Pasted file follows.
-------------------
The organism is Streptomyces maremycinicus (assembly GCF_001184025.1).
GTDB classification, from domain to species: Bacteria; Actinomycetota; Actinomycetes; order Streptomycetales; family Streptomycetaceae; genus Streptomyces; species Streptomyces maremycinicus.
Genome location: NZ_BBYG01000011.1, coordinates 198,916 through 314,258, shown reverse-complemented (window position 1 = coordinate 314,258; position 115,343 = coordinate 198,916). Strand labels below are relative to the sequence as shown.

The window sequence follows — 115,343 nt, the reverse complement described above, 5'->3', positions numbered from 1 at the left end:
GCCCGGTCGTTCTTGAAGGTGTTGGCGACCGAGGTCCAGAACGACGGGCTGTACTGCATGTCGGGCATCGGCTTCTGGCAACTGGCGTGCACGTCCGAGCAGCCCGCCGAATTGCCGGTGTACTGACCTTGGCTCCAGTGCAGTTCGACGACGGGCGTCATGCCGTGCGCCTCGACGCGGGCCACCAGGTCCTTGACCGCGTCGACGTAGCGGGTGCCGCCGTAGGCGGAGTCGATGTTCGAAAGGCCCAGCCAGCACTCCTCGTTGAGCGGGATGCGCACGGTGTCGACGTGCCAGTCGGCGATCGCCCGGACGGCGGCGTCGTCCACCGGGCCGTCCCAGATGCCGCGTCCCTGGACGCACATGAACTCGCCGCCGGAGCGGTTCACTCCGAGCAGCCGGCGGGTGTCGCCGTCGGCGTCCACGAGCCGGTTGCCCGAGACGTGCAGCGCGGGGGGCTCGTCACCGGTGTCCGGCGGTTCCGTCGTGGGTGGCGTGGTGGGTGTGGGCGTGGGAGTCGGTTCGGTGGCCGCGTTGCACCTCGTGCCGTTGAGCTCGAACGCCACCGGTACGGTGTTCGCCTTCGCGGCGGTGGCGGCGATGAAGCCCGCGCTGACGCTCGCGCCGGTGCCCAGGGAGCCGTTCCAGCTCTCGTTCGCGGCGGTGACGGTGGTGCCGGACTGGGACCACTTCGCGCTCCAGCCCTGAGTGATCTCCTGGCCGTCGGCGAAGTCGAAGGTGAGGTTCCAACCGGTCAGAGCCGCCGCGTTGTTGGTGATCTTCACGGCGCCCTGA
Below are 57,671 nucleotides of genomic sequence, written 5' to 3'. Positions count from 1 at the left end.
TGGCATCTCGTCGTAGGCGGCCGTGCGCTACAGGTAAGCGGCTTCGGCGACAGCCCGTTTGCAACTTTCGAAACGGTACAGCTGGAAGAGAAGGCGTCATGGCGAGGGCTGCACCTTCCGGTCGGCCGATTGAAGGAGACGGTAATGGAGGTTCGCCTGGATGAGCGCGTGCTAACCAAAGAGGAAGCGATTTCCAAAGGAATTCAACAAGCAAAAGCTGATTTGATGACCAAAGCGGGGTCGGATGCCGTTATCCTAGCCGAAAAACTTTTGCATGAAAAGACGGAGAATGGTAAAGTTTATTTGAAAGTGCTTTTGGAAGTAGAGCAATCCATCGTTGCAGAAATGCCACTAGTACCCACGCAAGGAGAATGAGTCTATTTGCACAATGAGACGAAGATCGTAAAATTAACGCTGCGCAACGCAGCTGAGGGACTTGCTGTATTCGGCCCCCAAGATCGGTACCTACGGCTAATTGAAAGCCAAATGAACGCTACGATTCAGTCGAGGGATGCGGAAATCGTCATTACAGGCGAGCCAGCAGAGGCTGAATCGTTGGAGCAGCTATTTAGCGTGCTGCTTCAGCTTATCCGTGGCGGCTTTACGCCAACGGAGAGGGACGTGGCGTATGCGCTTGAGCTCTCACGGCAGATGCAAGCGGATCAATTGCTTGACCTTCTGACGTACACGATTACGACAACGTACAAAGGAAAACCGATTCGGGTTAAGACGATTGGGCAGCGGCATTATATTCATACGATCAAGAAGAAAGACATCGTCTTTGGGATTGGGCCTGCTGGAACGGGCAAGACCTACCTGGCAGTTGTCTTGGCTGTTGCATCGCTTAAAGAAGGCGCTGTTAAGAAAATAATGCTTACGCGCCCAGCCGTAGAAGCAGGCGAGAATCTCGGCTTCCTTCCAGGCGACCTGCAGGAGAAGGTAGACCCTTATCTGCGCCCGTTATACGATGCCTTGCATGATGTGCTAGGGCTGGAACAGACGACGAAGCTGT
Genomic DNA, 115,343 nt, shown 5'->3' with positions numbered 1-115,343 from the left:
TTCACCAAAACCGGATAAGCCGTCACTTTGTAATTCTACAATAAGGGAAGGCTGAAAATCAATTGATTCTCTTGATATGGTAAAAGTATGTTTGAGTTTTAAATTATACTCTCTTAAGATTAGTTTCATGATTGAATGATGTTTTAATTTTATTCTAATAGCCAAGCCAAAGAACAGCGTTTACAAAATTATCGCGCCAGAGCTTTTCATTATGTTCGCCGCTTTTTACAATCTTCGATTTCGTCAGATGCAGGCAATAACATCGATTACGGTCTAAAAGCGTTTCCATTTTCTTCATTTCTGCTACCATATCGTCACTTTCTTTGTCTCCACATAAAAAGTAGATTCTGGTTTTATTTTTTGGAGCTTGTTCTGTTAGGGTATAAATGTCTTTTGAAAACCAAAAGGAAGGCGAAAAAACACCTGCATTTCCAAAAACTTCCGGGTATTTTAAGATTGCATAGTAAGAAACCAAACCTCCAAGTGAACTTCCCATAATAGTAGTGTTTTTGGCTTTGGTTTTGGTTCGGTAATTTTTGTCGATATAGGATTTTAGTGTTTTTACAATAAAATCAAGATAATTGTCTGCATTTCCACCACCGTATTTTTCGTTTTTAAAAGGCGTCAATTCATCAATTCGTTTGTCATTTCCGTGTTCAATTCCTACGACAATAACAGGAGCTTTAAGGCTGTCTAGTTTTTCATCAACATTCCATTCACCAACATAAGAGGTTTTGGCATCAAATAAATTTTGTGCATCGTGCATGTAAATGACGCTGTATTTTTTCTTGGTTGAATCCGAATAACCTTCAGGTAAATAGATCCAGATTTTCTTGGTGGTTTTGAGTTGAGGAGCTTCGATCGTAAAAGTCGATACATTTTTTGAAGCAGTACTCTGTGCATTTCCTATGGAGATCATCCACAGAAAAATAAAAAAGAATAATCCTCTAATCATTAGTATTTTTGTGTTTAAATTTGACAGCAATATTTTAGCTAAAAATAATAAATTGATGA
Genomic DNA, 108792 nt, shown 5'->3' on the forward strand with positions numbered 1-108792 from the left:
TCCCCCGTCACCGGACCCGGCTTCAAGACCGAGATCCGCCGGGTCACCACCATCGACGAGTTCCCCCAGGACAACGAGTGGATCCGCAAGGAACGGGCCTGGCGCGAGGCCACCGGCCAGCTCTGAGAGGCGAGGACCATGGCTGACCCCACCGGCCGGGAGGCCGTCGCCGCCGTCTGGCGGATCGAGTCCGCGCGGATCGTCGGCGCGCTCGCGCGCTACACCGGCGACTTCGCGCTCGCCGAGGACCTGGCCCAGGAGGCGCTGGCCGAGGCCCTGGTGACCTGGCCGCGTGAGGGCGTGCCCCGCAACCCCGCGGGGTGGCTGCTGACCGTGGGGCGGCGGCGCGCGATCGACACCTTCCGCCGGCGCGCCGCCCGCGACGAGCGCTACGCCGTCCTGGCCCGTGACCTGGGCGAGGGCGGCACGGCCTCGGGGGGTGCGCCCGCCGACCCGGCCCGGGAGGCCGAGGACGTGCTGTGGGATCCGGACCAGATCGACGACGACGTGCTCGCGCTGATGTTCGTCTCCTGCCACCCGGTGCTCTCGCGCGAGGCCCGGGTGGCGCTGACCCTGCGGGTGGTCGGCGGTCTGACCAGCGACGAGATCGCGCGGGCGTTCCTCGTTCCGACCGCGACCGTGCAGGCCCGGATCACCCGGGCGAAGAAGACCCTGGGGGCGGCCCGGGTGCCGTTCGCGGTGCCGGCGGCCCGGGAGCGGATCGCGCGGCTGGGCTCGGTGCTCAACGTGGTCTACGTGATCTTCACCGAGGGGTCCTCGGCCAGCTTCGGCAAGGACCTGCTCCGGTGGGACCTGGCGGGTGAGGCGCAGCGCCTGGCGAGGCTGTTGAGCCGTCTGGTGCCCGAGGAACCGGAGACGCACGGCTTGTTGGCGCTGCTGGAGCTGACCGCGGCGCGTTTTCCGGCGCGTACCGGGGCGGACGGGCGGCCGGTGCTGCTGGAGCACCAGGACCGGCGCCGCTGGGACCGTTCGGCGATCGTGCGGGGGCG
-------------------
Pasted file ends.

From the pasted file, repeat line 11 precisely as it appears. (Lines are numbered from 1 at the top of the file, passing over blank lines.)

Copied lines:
TCCCCCGTCACCGGACCCGGCTTCAAGACCGAGATCCGCCGGGTCACCACCATCGACGAGTTCCCCCAGGACAACGAGTGGATCCGCAAGGAACGGGCCTGGCGCGAGGCCACCGGCCAGCTCTGAGAGGCGAGGACCATGGCTGACCCCACCGGCCGGGAGGCCGTCGCCGCCGTCTGGCGGATCGAGTCCGCGCGGATCGTCGGCGCGCTCGCGCGCTACACCGGCGACTTCGCGCTCGCCGAGGACCTGGCCCAGGAGGCGCTGGCCGAGGCCCTGGTGACCTGGCCGCGTGAGGGCGTGCCCCGCAACCCCGCGGGGTGGCTGCTGACCGTGGGGCGGCGGCGCGCGATCGACACCTTCCGCCGGCGCGCCGCCCGCGACGAGCGCTACGCCGTCCTGGCCCGTGACCTGGGCGAGGGCGGCACGGCCTCGGGGGGTGCGCCCGCCGACCCGGCCCGGGAGGCCGAGGACGTGCTGTGGGATCCGGACCAGATCGACGACGACGTGCTCGCGCTGATGTTCGTCTCCTGCCACCCGGTGCTCTCGCGCGAGGCCCGGGTGGCGCTGACCCTGCGGGTGGTCGGCGGTCTGACCAGCGACGAGATCGCGCGGGCGTTCCTCGTTCCGACCGCGACCGTGCAGGCCCGGATCACCCGGGCGAAGAAGACCCTGGGGGCGGCCCGGGTGCCGTTCGCGGTGCCGGCGGCCCGGGAGCGGATCGCGCGGCTGGGCTCGGTGCTCAACGTGGTCTACGTGATCTTCACCGAGGGGTCCTCGGCCAGCTTCGGCAAGGACCTGCTCCGGTGGGACCTGGCGGGTGAGGCGCAGCGCCTGGCGAGGCTGTTGAGCCGTCTGGTGCCCGAGGAACCGGAGACGCACGGCTTGTTGGCGCTGCTGGAGCTGACCGCGGCGCGTTTTCCGGCGCGTACCGGGGCGGACGGGCGGCCGGTGCTGCTGGAGCACCAGGACCGGCGCCGCTGGGACCGTTCGGCGATCGTGCGGGGGCG